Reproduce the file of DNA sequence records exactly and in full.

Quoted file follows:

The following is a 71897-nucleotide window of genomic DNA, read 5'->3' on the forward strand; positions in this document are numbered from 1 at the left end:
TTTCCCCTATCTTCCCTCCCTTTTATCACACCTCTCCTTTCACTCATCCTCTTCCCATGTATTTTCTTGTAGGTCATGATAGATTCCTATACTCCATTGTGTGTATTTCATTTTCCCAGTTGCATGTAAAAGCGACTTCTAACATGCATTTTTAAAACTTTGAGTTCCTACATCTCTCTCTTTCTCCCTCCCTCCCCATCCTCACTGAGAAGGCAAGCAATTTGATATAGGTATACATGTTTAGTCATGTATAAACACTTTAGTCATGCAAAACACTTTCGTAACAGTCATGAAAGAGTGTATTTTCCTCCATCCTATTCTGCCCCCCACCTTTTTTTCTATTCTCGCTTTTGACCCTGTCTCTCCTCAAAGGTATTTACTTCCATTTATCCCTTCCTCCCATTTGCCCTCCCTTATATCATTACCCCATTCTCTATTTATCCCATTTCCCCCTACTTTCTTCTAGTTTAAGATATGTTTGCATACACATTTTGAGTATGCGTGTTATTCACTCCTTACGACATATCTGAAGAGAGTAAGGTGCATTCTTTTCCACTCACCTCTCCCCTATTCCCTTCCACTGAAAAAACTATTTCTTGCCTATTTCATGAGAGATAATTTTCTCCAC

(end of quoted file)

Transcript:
The following is a 71897-nucleotide window of genomic DNA, read 5'->3' on the forward strand; positions in this document are numbered from 1 at the left end:
TTTCCCCTATCTTCCCTCCCTTTTATCACACCTCTCCTTTCACTCATCCTCTTCCCATGTATTTTCTTGTAGGTCATGATAGATTCCTATACTCCATTGTGTGTATTTCATTTTCCCAGTTGCATGTAAAAGCGACTTCTAACATGCATTTTTAAAACTTTGAGTTCCTACATCTCTCTCTTTCTCCCTCCCTCCCCATCCTCACTGAGAAGGCAAGCAATTTGATATAGGTATACATGTTTAGTCATGTATAAACACTTTAGTCATGCAAAACACTTTCGTAACAGTCATGAAAGAGTGTATTTTCCTCCATCCTATTCTGCCCCCCACCTTTTTTTCTATTCTCGCTTTTGACCCTGTCTCTCCTCAAAGGTATTTACTTCCATTTATCCCTTCCTCCCATTTGCCCTCCCTTATATCATTACCCCATTCTCTATTTATCCCATTTCCCCCTACTTTCTTCTAGTTTAAGATATGTTTGCATACACATTTTGAGTATGCGTGTTATTCACTCCTTACGACATATCTGAAGAGAGTAAGGTGCATTCTTTTCCACTCACCTCTCCCCTATTCCCTTCCACTGAAAAAACTATTTCTTGCCTATTTCATGAGAGATAATTTTCTCCAC